Traumatic Brain Injury is an alarmingly common disorder.
To assist you in understanding more about this condition we have presented the following article.
In the UK, the incidence of traumatic brain injury hospital admissions is
over 270 people per 100,000 of the population yearly. In the USA, 5.3 million people ,more than 2% of the population live with a disability as a
result of brain injury. The accelerated forces of impact of the skull are the
cause of the majority of head injuries. Brain tissue is relatively soft and sheers, tears and cracks against the skull.
Common cause of traumatic brain injury;
- Road traffic accidents - 50%
- Falls - 20 to 25%
- Sport and recreational injuries - 15%
- Assaults - 10%
Individuals who are most likely to have head injuries;
- Males are three times more likely than females
- People over 65 years are also more at risk
- People under the influence of alcohol and with risk-taking activities
- People who have had a previous head injury
The two classifications of brain injury;
- General nerve damage. At the moment of impact, the brain may
strain the microscopic nerve, fibre connections and sheath may be stretched and ruptured.
- Bruising. The most common form occurs along the hard ridges inside the skull, damaging the frontal and temporal lobes of the brain.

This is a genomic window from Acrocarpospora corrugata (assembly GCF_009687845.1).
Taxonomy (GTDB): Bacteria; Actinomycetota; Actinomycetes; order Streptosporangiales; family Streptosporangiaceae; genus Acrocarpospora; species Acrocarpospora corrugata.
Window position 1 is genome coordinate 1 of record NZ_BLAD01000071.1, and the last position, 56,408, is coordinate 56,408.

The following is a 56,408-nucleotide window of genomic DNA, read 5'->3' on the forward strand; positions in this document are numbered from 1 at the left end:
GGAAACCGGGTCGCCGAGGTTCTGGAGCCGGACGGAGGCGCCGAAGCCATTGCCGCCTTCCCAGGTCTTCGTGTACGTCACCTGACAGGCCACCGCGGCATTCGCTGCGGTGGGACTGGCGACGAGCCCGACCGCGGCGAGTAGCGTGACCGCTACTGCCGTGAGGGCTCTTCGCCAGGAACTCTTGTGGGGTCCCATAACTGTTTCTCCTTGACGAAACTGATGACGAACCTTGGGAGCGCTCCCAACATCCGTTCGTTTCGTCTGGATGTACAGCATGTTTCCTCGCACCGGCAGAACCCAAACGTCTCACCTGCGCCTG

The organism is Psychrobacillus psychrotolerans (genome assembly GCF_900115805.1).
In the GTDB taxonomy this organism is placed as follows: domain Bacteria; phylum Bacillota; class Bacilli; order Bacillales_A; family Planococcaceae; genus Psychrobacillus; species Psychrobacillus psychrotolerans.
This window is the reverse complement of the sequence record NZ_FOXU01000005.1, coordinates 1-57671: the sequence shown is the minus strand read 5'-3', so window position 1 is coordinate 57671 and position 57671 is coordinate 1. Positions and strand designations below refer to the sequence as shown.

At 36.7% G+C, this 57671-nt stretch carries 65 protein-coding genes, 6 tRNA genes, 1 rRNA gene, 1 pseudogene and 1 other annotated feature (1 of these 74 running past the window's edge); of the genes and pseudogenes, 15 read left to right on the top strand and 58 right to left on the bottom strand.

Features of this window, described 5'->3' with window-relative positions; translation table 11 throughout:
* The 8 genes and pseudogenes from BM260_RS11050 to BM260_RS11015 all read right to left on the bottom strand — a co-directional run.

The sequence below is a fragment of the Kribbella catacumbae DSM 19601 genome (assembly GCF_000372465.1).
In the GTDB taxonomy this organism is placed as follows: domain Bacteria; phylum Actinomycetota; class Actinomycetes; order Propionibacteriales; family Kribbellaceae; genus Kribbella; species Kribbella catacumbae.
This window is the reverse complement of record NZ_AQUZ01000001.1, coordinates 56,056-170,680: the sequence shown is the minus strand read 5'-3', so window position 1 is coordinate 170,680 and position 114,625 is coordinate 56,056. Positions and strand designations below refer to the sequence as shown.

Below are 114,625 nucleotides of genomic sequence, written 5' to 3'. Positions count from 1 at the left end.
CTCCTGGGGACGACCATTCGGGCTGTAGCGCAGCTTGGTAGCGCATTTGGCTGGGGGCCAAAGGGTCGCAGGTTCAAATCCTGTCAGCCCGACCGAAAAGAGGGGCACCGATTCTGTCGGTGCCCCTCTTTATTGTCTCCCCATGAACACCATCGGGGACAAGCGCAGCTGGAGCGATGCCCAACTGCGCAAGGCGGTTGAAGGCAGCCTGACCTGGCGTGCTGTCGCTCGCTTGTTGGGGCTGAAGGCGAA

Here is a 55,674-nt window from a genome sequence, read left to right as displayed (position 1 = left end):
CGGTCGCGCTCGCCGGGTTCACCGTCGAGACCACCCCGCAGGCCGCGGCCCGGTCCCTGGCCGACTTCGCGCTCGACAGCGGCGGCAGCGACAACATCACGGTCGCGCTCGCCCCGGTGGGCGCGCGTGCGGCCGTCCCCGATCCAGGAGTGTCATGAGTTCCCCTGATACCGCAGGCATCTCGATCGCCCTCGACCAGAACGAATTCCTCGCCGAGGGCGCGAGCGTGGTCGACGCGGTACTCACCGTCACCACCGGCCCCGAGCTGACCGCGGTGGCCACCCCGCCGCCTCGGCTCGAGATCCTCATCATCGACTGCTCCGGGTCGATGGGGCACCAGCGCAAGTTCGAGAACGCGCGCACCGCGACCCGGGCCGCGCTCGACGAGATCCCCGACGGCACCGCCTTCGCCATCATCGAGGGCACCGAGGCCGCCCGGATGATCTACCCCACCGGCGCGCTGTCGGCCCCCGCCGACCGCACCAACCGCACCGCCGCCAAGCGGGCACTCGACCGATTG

- Haemorrhage and haematoma-bleeding. If any blood vessel tears and a blood clot forms this may impact on the brain.
- Swelling of the brain-oedema. The brain may swell which reduces the flow of nutrients to the cells and raises the internal cranial pressure.
- Infections. If this skull is open and exposed to the outside, foreign
bodies and germs may penetrate the brain.
- Cellular changes. A sequence of microscopic events are triggered in
any event of cellular damage and the end result can lead to cell death.
- Secondary bleeding. Bleeding may occur at another site quite
separate or remote to the initial impact.
Consequences of a Brain Injury
Brain injury functionally may be evident from physical (weakness, altered
sensory changes, weakness, epilepsy and balanced disturbances), cognition (memory impairment, slow to information-processing, visuospatial problems, language difficulties, difficulty with insight and
awareness, and impairment of executive skills) and emotion and behaviour (temper outbursts, rapid mood swings, emotional stability, impulsiveness, anxiety and depression)